The field of medical research and health sciences also uses microbeads in various research undertakings and lab processes. These include microscopy techniques, fluid visualization, fluid flow analysis, cell isolation and culture, genetic analysis techniques, drug studies and drug delivery, medical diagnostics, and process troubleshooting.

Microbeads end up in bodies of water because their small size prevents wastewater treatment facilities from filtering them. Several countries have banned these materials from personal care products. These include the United States, the United Kingdom, selected countries in the European Union, India, South Africa, Taiwan, Australia, and New Zealand. Some companies in developing countries still use these materials in product formulation.

3. Sludge from Sewage Treatment Plants

It is important to reiterate the fact that the microfibers from clothing items and microbeads from personal care products end up in wastewater and natural bodies of water. Some sewage treatment facilities do not have the capacity to filter these minuscule particles completely. This is especially true for facilities in developing and underdeveloped countries in which processes are not as sophisticated as those found in developed countries.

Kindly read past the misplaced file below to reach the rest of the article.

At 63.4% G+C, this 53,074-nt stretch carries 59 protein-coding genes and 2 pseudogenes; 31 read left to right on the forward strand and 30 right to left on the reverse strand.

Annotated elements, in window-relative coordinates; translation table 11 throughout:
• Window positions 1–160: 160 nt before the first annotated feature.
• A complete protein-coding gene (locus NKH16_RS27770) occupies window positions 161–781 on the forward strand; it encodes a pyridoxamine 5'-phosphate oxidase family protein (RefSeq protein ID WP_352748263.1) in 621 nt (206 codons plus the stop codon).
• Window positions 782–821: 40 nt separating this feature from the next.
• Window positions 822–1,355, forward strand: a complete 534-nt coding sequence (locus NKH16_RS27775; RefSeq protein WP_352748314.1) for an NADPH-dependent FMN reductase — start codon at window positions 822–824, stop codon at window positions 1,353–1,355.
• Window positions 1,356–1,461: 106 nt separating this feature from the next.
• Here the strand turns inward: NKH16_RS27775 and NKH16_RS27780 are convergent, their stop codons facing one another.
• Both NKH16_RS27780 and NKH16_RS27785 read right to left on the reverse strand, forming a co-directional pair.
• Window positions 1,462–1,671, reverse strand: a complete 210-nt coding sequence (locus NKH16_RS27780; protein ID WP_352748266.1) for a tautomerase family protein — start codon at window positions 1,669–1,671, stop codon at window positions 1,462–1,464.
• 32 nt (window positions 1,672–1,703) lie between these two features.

There are facilities in developed countries with solid skimming and sludge-settling processes that can remove a large portion of microplastics from wastewater. Browne et al. took samples of sewage sludge disposal sites on the coasts of six continents. These samples revealed that there was an average of one particle of microplastic per liter of sludge

It is also worth mentioning that sludge collected from wastewater treatment facilities is also used as a critical component of soil fertilizers in several countries. These fertilizers can release microplastics into the environment because they are exposed to weather, sunlight, and other natural factors. The minuscule plastic fragments from these sludge-based soil fertilizers eventually and specifically end up in storm drains and directly in bodies of water.

4. Rubbers from Vehicle Tires and Footwear

Another source of microplastics or a cause of their environmental accumulation is the wear and tear of vehicles and rubber-based footwear. Findings from a study spearheaded by the Environmental Protection Agency of Denmark suggest that secondary microplastics from products or items such as tires and footwear have a more critical negative environmental impact than primary plastics by two orders of magnitude.

Researchers P. J. Kole et al. mentioned that the estimated per capita emission of microplastics from tires ranged from 0.23 to 4.7 kilograms per year with a global average of 0.81 kilograms per year. Road vehicles produce more of these minuscule plastic fragments than sources such as airplane tires, artificial turf, brake wear, and road markings.

The aforementioned researchers concluded further that the relative contribution of wear and tear of tires in the plastic pollution in oceans was between 5 and 10 percent. In addition, aside from polluting the oceans, P. J. Kole et al. mentioned further that the wear and tear of tires contribute around 3 percent and up to 7 percent of the particulate matter in the air. This additional finding suggests another possible source of air pollution.